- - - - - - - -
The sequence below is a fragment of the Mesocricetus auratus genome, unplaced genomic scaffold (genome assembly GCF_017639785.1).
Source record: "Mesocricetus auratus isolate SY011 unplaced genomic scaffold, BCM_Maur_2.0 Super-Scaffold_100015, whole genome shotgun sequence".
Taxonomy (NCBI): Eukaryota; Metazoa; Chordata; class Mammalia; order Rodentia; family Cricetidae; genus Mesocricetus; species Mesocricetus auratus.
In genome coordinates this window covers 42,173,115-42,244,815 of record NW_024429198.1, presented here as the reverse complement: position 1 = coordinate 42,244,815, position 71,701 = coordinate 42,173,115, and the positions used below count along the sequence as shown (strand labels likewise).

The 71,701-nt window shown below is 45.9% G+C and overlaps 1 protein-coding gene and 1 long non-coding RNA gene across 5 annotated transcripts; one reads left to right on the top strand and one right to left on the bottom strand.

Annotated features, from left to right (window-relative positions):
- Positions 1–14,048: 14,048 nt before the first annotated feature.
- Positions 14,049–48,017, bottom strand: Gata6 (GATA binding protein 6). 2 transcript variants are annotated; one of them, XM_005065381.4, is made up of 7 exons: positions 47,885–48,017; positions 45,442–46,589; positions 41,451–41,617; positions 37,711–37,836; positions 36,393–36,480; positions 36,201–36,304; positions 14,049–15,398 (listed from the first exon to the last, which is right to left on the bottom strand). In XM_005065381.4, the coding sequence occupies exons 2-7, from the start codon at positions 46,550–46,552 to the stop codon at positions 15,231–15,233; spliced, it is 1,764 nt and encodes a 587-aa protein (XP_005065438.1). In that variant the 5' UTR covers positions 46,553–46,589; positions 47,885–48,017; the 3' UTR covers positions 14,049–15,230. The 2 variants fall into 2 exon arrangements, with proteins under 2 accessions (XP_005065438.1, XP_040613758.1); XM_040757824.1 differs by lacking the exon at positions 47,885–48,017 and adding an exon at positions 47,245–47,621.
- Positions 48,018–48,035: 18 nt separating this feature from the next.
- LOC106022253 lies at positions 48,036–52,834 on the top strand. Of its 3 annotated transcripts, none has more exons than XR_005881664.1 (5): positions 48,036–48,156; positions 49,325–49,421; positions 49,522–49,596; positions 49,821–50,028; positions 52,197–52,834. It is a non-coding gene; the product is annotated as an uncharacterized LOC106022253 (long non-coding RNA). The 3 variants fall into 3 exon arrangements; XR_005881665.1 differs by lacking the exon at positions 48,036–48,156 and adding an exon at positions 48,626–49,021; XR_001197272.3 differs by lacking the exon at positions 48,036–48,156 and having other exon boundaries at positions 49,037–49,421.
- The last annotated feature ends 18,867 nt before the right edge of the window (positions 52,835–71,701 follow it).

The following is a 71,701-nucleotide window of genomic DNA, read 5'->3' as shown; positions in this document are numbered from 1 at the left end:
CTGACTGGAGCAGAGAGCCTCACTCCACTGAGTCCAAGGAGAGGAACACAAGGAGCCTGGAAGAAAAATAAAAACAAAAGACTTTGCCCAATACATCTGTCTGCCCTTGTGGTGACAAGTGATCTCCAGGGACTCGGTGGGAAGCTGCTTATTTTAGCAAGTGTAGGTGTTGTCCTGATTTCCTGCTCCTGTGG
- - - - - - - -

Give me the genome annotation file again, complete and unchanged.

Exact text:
The sequence below is a fragment of the Mesocricetus auratus genome, unplaced genomic scaffold (genome assembly GCF_017639785.1).
Source record: "Mesocricetus auratus isolate SY011 unplaced genomic scaffold, BCM_Maur_2.0 Super-Scaffold_100015, whole genome shotgun sequence".
Taxonomy (NCBI): Eukaryota; Metazoa; Chordata; class Mammalia; order Rodentia; family Cricetidae; genus Mesocricetus; species Mesocricetus auratus.
In genome coordinates this window covers 42,173,115-42,244,815 of record NW_024429198.1, presented here as the reverse complement: position 1 = coordinate 42,244,815, position 71,701 = coordinate 42,173,115, and the positions used below count along the sequence as shown (strand labels likewise).

The 71,701-nt window shown below is 45.9% G+C and overlaps 1 protein-coding gene and 1 long non-coding RNA gene across 5 annotated transcripts; one reads left to right on the top strand and one right to left on the bottom strand.

Annotated features, from left to right (window-relative positions):
- Positions 1–14,048: 14,048 nt before the first annotated feature.
- Positions 14,049–48,017, bottom strand: Gata6 (GATA binding protein 6). 2 transcript variants are annotated; one of them, XM_005065381.4, is made up of 7 exons: positions 47,885–48,017; positions 45,442–46,589; positions 41,451–41,617; positions 37,711–37,836; positions 36,393–36,480; positions 36,201–36,304; positions 14,049–15,398 (listed from the first exon to the last, which is right to left on the bottom strand). In XM_005065381.4, the coding sequence occupies exons 2-7, from the start codon at positions 46,550–46,552 to the stop codon at positions 15,231–15,233; spliced, it is 1,764 nt and encodes a 587-aa protein (XP_005065438.1). In that variant the 5' UTR covers positions 46,553–46,589; positions 47,885–48,017; the 3' UTR covers positions 14,049–15,230. The 2 variants fall into 2 exon arrangements, with proteins under 2 accessions (XP_005065438.1, XP_040613758.1); XM_040757824.1 differs by lacking the exon at positions 47,885–48,017 and adding an exon at positions 47,245–47,621.
- Positions 48,018–48,035: 18 nt separating this feature from the next.
- LOC106022253 lies at positions 48,036–52,834 on the top strand. Of its 3 annotated transcripts, none has more exons than XR_005881664.1 (5): positions 48,036–48,156; positions 49,325–49,421; positions 49,522–49,596; positions 49,821–50,028; positions 52,197–52,834. It is a non-coding gene; the product is annotated as an uncharacterized LOC106022253 (long non-coding RNA). The 3 variants fall into 3 exon arrangements; XR_005881665.1 differs by lacking the exon at positions 48,036–48,156 and adding an exon at positions 48,626–49,021; XR_001197272.3 differs by lacking the exon at positions 48,036–48,156 and having other exon boundaries at positions 49,037–49,421.
- The last annotated feature ends 18,867 nt before the right edge of the window (positions 52,835–71,701 follow it).

The following is a 71,701-nucleotide window of genomic DNA, read 5'->3' as shown; positions in this document are numbered from 1 at the left end:
CTGACTGGAGCAGAGAGCCTCACTCCACTGAGTCCAAGGAGAGGAACACAAGGAGCCTGGAAGAAAAATAAAAACAAAAGACTTTGCCCAATACATCTGTCTGCCCTTGTGGTGACAAGTGATCTCCAGGGACTCGGTGGGAAGCTGCTTATTTTAGCAAGTGTAGGTGTTGTCCTGATTTCCTGCTCCTGTGG